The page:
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Modular base station for FS-5000 - Wanted item

BS-5000 was the name of the base stations of the SY-5000 secure communication systems. It was capable of receiving and processing encrypted messages to and from FS-5000 field stations. It was used by stay-behind organisations, Special Forces (SF) and intelligence agencies. As the base station consists of a number of products, it comes in many variations under various names.

The FS-5000 field station was capable of sending digital data at very high speed (2000 baud) over a narrow-band HF radio channel, using a sophisticated technique called Vestigial Side Band modulation (VSB). This was done to minimise the risk of Radio Direction Finding (RDF or DF). It takes the FS-5000 transmitter just 0.8 sec. to send a typical 55-character message.

Communication path between BS-5000 base station and FS-5000 field station

Creating a VSB-signal is relatively straight-forward, but it requires a very complex and sophisticated decoder at the receiving end. For this reason the receiver uses 'ordinary' single-channel SSB-modulated Frequency Shift Keying (FSK) at a speed of just 75 baud. As a result, direct communication between two FS-5000 field stations is not possible. An FS-5000 field station can only communicate with a BS-5000 (or the later BS-7010) field station.

Block diagram of the BS-5000 Base Station

The image above shows the block diagram of a typical BS-5000 base station. At the heart of the base station is a PR-5000 Central Processing Unit (CPU) and a KG-5000 Crypto Unit, that allows incoming and outgoing data to be decrypted and encrypted in real-time. The teleprinter is used to control the CPU, whilst a separate terminal (Televideo 955) is used for entering messages, cryptographic keys and RX/TX frequencies. Note that the RX and TX antennas have to be 150 metres or more apart in order to avoid interference.
Practical configuration
Please note that the above block diagram shows internal model numbers that were issued especially for the FS-5000 project. The block diagram is based on the information given in the user manual and is used for a technical and functional explanation only. It does not represent the actual configuration of the base station, which was largely built from existing parts.

Actual implementation of the BS-5000 Base Station

In reality, the base station consisted of separate transmitters, receivers, modems and other equipment from various manufacturers. The block digram above shows an example of a practical implementation of the BS-5000 base station, built from standard off-the-shelf products.
For reception, the highly acclaimed Telefunken E-1800/A receiver was used. This receiver was also sold under the AEG, TST and DASA brands. At the time it was the only receiver with a Digital Signal Processor (DSP) that was capable of demodulating VSB signals. A Telefunken Echotel modem was used for modulation and demodulation of the digital signals, as well as for encryption and decryption of the data. All components were controlled by a single PC that could also be used as a data-entry terminal.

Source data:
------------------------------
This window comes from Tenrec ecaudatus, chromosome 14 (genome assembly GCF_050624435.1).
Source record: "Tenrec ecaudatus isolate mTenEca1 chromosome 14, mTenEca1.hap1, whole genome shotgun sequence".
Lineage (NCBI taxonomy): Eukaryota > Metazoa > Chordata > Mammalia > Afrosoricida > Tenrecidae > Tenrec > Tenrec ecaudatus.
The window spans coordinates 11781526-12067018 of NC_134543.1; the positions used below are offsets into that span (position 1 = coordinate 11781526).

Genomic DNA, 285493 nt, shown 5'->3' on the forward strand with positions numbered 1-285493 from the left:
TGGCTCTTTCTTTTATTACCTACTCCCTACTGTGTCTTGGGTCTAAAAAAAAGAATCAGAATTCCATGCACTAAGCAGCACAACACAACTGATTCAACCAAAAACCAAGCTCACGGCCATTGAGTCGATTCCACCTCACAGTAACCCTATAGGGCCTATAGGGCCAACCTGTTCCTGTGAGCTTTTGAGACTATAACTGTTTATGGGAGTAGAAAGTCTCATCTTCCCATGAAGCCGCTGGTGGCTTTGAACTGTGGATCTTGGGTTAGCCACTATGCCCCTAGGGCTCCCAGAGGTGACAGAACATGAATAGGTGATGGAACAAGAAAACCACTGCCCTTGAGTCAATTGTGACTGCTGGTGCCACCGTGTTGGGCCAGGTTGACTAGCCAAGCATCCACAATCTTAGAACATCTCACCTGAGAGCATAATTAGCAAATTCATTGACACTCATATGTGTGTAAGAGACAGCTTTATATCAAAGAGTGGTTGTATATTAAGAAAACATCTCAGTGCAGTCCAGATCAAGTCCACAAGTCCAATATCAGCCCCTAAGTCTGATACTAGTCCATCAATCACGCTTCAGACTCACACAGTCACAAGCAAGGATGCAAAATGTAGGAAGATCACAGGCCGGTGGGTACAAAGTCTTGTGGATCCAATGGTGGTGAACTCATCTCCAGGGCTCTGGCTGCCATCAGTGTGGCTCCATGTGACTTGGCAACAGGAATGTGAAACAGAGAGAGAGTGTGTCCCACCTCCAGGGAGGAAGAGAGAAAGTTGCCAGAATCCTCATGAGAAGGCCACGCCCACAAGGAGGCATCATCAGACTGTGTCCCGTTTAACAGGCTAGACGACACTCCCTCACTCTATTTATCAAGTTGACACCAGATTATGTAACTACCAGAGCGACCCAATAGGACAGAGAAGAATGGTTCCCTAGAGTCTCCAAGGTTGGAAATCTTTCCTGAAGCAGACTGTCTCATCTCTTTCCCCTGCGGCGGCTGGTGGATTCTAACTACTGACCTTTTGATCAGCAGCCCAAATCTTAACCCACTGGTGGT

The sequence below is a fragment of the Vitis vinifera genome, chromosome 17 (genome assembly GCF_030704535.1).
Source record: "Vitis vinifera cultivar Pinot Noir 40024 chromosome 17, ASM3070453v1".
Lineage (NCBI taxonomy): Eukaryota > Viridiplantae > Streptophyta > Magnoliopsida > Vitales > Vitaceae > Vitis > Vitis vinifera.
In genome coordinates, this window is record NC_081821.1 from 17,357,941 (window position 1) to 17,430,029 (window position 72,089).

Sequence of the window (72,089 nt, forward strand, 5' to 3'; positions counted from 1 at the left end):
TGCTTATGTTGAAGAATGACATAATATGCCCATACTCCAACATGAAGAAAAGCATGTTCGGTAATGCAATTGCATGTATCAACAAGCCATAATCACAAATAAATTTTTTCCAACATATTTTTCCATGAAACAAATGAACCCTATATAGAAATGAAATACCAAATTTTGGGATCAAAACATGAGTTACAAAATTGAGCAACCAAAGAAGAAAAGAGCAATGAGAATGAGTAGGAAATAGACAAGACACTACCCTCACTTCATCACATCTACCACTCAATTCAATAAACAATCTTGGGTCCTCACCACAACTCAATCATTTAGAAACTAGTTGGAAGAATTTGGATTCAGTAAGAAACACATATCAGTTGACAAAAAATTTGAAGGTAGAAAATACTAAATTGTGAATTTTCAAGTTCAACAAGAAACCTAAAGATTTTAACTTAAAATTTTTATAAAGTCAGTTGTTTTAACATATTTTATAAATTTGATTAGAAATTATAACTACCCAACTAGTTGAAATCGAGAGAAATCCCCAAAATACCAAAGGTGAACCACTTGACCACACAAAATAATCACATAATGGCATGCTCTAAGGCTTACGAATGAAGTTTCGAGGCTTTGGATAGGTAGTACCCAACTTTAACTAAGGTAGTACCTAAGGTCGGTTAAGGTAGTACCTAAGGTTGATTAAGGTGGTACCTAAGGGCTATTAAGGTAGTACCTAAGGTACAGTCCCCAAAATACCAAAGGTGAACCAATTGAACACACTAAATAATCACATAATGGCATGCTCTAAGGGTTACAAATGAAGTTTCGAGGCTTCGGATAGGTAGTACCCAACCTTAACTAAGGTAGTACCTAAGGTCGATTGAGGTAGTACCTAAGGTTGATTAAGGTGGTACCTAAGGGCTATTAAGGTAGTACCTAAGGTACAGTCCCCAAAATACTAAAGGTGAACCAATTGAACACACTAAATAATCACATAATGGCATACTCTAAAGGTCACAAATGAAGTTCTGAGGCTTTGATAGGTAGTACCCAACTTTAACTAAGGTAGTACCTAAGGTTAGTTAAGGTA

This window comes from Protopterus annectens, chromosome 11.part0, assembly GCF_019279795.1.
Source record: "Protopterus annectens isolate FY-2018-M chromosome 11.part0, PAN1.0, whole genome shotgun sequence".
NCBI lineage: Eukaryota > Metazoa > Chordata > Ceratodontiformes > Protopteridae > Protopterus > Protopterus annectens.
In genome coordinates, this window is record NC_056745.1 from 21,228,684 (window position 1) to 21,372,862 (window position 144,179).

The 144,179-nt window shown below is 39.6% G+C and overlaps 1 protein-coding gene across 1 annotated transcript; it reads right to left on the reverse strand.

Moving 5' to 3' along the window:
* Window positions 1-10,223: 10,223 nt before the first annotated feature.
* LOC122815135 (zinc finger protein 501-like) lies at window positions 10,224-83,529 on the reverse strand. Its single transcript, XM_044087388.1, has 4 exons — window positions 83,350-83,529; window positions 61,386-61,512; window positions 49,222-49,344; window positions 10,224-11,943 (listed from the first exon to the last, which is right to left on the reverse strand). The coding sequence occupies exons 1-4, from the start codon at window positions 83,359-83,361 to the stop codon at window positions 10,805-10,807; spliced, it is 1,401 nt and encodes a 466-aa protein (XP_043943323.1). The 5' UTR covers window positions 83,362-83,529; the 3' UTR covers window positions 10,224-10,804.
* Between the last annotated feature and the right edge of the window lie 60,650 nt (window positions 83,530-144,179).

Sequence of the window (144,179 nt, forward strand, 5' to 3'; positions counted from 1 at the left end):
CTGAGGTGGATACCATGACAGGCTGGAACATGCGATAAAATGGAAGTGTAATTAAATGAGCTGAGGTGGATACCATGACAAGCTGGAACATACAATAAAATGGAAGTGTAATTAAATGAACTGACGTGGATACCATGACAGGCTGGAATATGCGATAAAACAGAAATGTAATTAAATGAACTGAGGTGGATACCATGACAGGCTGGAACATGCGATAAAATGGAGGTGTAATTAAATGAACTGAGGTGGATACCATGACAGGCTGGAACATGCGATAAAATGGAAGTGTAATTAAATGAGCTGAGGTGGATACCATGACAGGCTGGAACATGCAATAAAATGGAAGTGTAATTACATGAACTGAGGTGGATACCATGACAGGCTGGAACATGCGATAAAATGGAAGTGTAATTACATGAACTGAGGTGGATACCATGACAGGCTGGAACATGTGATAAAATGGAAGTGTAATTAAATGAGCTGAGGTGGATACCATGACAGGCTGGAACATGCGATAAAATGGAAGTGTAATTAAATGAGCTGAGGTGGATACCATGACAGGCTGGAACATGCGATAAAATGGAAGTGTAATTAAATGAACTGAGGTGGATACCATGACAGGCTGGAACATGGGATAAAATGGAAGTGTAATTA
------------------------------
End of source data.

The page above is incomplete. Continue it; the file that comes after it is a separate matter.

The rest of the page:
For transmission, a standard Rohde & Schwarz XK852 transceiver is used. This is a heavy duty transmitter with a configurable output power of up to 100 W. The image on the right shows the interior of a mobile base station as it was shown in the 2006 Telefunken brochure [4]. The various parts are mounted in the 19" rack at the center.

At the top is the transmitter and, immediately below it, a Telefunken E-1800 receiver. The middle part of the rack contains the ECHOTEL and ARCOTEL modems. In the bottom section are further transceivers and power supply units. The controlling PC is at the far left. This semi-permanent (mobile) station was also used with the HF-7000 radio set. The image above was taken from the old HF-7000 brochure [4]. Funnily, the image in the brochure was erroneously mirrored.
As the behaviour of the HF radio bands changes continuously (propagation), the suitability of a certain frequency for long distance communication depends on a number of circumstances, such as time of the day (or night), time of the year, temperature, distance, etc. This requires a complex table of usable radio channels that changes continuously. For this reason, the BS-5000 station was often equipped with multiple E-1800/A receivers, all controlled from a central PC.

Later implementation of the BS-5000 Base Station

The E-1800/A receivers were later replaced by the fully digital PC-based E-2000LH-5 receivers that were also manufactured by Telefunken. At some point, Telefunken even introduced the EKASUS, a PC-based frequency management system with built-in propagation prediction. A similar system was later used with the HF-7000 radio set and became known as EKS-7000 [4].
At present we have no photographic image of a complete BS-5000 or BS-7010 base station. It is possible that some countries used different base stations than the one described here. It is also possible that it was known by a different name or number. If you have any additional material, documentation, information, or - better - a complete base station, please contact us. For our demonstration setup, we are also looking for an E-1800/A receiver.
  1. Feldstation FS-5000M, Technisches Handbuch, Teil 1, Beschreibung
    Field Station FS-5000, Technical Manual, Part 1, Description (German).
    March 1994.

  2. Feldstation FS-5000M, Technisches Handbuch, Teil 2, Bedienungsanleiting
    Field Station FS-5000, Technical Manual, Part 2, User Manual (German).
    March 1994.

  3. Telefunken Racoms, HF Gerätefamilie 7000
    12-page full-colour brochure (German). April 2009. Retrieved August 2010.

  4. Telefunken Racoms, HF Gerätefamilie 7000
    12-page full-colour brochure (German). April 2006. Retrieved May 2013.

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